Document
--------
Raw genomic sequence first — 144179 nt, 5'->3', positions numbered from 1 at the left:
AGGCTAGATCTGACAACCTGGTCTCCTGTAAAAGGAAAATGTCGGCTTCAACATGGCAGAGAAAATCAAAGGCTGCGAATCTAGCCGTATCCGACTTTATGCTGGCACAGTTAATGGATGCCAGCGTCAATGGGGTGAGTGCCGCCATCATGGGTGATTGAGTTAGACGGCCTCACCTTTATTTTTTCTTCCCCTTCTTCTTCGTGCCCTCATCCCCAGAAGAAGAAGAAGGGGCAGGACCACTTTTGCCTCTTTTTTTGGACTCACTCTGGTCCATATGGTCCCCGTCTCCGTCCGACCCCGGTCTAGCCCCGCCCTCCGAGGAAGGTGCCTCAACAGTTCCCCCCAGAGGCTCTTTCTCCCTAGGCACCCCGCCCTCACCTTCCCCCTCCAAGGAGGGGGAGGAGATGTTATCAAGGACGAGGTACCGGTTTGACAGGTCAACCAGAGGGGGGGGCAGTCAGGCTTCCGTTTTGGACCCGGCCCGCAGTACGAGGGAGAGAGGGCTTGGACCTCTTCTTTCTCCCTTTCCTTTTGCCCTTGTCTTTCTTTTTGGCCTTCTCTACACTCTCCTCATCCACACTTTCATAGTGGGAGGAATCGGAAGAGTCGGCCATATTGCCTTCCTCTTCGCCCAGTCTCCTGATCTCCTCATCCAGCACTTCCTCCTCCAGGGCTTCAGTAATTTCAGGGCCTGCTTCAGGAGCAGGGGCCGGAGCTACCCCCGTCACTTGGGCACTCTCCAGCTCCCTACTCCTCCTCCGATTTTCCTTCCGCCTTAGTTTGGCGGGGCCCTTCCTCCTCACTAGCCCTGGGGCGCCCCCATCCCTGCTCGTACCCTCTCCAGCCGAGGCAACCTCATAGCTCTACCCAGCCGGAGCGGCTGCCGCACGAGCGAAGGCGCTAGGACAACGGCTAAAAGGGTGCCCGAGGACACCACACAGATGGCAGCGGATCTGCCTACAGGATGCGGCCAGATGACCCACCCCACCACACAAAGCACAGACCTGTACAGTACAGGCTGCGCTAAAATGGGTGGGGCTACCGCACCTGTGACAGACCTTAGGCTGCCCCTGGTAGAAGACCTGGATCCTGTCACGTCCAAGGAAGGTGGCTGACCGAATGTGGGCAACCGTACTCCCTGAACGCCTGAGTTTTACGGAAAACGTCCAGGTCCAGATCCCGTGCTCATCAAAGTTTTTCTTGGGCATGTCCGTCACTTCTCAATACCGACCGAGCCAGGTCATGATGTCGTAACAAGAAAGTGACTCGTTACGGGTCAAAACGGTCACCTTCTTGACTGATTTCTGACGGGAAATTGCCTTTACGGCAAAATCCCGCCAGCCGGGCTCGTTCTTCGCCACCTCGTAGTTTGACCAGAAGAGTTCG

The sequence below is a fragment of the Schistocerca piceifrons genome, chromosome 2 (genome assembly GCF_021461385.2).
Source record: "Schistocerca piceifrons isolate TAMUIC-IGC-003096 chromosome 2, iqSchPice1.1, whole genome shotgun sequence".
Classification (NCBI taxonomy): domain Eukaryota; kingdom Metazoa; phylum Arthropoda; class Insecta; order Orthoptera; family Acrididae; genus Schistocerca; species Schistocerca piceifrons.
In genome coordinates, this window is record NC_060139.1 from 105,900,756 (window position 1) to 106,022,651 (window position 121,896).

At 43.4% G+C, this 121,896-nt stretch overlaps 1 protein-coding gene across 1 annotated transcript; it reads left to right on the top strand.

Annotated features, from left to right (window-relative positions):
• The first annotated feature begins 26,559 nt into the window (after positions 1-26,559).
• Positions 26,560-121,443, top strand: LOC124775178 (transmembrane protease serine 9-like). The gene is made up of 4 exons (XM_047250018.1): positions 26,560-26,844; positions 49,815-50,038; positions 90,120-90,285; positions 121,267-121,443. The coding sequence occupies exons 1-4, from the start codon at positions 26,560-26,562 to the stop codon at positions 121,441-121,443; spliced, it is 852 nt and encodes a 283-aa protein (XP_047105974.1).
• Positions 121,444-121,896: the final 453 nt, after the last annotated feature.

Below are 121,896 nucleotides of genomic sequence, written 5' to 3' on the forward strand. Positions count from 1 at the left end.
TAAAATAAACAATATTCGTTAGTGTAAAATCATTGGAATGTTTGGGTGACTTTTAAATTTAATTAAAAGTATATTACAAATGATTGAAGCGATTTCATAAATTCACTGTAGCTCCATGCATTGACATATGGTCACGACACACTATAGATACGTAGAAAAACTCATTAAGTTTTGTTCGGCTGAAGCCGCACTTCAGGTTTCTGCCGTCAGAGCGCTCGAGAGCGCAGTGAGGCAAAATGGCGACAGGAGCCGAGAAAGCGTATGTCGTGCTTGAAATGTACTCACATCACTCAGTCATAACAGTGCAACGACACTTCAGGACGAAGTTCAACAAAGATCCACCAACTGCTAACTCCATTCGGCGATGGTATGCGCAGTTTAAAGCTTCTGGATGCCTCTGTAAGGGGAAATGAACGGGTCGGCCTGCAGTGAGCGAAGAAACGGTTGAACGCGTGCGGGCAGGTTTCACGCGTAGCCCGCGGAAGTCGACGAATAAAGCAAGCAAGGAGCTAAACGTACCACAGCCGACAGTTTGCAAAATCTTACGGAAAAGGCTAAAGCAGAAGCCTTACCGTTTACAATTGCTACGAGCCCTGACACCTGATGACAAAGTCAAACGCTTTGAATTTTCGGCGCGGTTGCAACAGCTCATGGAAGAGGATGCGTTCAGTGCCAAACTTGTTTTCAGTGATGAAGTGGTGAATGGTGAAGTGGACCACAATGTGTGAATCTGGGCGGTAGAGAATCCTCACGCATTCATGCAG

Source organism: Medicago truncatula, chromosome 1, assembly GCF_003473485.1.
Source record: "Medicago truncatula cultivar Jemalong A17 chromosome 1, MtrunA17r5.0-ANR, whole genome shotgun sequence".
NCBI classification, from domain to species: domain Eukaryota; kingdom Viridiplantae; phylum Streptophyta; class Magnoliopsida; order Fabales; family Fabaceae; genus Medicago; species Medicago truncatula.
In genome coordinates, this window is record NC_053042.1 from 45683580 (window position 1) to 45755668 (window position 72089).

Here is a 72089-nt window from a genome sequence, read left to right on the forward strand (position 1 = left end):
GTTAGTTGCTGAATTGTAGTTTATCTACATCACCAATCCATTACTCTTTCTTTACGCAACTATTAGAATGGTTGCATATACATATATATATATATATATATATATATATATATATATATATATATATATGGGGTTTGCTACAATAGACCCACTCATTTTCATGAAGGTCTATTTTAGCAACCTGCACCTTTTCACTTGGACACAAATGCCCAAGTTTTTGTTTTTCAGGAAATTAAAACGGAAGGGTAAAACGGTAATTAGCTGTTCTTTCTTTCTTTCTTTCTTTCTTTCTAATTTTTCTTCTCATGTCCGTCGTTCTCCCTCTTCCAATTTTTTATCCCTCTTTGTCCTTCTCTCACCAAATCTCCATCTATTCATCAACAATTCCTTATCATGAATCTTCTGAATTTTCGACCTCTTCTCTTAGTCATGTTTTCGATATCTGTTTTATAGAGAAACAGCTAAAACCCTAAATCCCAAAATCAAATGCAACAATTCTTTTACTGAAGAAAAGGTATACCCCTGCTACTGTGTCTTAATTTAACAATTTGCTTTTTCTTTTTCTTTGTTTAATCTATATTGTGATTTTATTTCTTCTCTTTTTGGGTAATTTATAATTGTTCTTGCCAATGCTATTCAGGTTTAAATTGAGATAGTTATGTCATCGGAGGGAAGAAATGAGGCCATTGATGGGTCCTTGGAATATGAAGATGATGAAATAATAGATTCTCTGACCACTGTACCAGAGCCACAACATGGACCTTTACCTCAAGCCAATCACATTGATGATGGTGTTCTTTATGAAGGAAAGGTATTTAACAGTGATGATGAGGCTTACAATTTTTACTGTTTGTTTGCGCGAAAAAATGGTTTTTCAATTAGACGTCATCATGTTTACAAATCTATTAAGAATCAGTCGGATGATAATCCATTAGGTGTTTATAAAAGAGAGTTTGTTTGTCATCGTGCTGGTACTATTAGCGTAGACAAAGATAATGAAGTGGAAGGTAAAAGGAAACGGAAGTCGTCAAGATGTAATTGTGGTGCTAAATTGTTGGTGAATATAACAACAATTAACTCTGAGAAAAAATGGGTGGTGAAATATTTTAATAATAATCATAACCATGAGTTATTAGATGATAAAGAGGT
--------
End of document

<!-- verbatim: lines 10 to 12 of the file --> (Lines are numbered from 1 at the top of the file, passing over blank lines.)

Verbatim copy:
• Positions 26,560-121,443, top strand: LOC124775178 (transmembrane protease serine 9-like). The gene is made up of 4 exons (XM_047250018.1): positions 26,560-26,844; positions 49,815-50,038; positions 90,120-90,285; positions 121,267-121,443. The coding sequence occupies exons 1-4, from the start codon at positions 26,560-26,562 to the stop codon at positions 121,441-121,443; spliced, it is 852 nt and encodes a 283-aa protein (XP_047105974.1).
• Positions 121,444-121,896: the final 453 nt, after the last annotated feature.

Below are 121,896 nucleotides of genomic sequence, written 5' to 3' on the forward strand. Positions count from 1 at the left end.